From a young lad swishing a broom handle around the garden, to an accomplished and popular representative of the town, Adam has come a long way.
However, although it was a Hail Smilin’ Morn indeed for Souters as the First Drum was sounded at 6pm, the weather tried its hardest to make it difficult at the casting, the event Adam was most looking forward to.
Adam said: “The whole day was brilliant from start to finish, it all went by in a bit of a blur.
“However, as we came up to the casting, the rain began to fall. All the flags were placed on a rack and the rain was collecting on the poles.
"I did take some time before starting my cast to do my best to dry it off … some people thought I was nervous, but it was just a case of me not wanting it to fly out of my hands.
"I was certainly not nervous, I was smiling throughout. It really did meet and exceed my expectations.”
Adam provided a perfect cast to the tune of Up Wi The Souters O’ Selkirk, performed superbly by the town’s Silver Band, and the large crowd rewarded him with a massive cheer in the final few notes.
The representatives of the town’s associations then took their turn on the podium, each following Adam’s superb display in what is one of the Common Riding’s most emotive events.
They were: Neil Purves for the Hammermen, Stu Harkness for the Weavers, Struan Legge for the Fleshers, David Hislop for the Colonials, and Keith Rodgerson for the Merchant Company.
Willaim Mein provided the last cast for the Ex Soldiers, ending his cast in the traditional manner, dipping the flag for two minutes silence, remembering those in the town who fell in service of their country, followed by the band playing The Liltin’.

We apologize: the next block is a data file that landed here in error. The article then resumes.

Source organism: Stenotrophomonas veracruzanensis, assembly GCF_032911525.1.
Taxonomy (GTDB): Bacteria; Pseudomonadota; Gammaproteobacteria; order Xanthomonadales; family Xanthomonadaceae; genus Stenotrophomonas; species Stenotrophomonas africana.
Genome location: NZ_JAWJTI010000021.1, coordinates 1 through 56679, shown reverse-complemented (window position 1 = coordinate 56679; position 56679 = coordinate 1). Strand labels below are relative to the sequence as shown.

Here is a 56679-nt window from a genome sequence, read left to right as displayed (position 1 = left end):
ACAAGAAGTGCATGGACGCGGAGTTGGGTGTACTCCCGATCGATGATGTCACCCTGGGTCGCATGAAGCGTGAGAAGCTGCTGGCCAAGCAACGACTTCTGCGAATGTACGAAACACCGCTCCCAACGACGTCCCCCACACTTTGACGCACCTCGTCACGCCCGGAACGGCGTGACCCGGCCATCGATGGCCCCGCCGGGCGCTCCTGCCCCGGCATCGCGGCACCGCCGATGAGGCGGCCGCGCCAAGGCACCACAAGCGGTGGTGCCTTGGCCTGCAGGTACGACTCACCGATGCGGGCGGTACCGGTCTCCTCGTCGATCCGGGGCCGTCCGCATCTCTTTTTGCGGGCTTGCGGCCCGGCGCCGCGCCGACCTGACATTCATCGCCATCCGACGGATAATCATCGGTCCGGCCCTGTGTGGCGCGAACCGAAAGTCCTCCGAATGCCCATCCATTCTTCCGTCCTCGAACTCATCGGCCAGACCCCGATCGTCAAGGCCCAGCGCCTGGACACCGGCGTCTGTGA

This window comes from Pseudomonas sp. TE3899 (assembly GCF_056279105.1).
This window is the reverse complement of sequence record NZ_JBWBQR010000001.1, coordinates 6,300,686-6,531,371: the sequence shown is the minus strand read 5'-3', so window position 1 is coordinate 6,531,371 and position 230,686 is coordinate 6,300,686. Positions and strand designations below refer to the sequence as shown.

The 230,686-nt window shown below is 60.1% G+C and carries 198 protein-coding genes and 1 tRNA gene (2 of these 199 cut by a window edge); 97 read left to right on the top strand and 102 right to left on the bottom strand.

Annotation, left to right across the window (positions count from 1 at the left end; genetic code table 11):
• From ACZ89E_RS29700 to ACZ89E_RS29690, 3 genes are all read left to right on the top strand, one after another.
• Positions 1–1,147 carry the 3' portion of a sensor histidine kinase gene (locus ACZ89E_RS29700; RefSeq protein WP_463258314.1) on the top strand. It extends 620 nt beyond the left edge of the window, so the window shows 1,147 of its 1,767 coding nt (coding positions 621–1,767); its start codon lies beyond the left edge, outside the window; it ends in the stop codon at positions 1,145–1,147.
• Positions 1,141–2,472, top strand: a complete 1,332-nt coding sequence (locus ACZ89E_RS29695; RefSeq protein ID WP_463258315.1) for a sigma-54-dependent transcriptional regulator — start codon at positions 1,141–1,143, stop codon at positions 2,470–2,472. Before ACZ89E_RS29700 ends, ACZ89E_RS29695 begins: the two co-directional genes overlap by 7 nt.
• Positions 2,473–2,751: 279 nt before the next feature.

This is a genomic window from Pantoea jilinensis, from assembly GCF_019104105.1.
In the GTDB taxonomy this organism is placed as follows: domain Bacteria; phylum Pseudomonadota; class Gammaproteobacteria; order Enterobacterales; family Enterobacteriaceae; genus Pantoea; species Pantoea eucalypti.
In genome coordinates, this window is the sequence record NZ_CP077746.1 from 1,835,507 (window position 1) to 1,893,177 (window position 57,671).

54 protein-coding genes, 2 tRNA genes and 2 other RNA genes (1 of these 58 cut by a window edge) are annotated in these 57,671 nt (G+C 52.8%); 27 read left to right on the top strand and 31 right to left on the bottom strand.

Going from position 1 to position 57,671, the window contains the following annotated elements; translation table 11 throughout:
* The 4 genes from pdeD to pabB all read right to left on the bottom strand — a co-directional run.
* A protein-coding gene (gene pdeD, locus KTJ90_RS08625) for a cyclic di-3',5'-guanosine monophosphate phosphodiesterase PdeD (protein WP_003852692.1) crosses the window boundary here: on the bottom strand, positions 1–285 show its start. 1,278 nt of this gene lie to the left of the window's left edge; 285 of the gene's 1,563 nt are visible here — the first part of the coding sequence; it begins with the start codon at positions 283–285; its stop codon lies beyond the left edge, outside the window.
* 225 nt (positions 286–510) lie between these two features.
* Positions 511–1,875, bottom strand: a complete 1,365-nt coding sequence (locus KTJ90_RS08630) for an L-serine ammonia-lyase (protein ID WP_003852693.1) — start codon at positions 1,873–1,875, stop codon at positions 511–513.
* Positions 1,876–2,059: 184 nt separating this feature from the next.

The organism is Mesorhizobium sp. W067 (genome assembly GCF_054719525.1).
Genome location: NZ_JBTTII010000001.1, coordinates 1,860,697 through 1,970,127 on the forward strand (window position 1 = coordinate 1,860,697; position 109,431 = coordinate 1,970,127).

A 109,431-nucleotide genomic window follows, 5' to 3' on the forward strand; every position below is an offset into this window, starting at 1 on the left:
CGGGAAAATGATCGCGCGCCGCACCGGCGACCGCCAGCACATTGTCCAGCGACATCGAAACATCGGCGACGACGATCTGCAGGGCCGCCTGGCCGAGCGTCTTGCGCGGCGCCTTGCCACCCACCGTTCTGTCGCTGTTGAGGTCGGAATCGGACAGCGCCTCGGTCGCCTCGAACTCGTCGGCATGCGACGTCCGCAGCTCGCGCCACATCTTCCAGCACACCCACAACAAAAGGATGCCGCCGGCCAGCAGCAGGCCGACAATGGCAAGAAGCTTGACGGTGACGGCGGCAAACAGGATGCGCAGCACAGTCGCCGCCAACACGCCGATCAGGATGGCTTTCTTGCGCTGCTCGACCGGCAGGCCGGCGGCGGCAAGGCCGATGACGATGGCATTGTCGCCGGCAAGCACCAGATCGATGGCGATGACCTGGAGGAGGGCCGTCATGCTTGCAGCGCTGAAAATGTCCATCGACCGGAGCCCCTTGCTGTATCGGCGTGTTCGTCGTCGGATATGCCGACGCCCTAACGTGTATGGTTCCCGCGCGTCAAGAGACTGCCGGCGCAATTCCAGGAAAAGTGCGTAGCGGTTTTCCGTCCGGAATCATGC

Provost for the Common Riding, Keith Miller, congratulated Adam for impeccably carrying out his duties by riding the boundaries and finding them in good order, and thanked him for returning the flag “unsullied and untarnished”.
And although the rideout went by in a flash for Adam, he said he enjoyed every bit of it, including coming back in at the Toll to more cheers from his townsfolk.
Adam said: “There were a couple of hiccups on the ride, as one horse sadly died and the Musselburgh Honest Lad had a wee fall at the Three Brethren.
"Other than that, it was really superb, especially at the Toll.
"I would certainly advise any other young lads out there to do it … we have the Young Souters’ Association that encourages young laddies to get involved in the Common Riding, whether it be riding the boundaries or casting for one of the crafts.
"It’s a fair journey, but it really is worth it.”
And Adam is now looking forward to continuing to represent his town at other town's festivals.
He didn’t have too much of a rest before riding Melrose’s rideout on Monday.
He said: “It was a bit of a shock to the system getting back to normality, but I can’t wait for all the other rides.”
All the photos in our gallery were taken by Grant Kinghorn, who was Royal Burgh Standard Bearer himself 20 years ago, while his late father George performed the duty 50 years ago.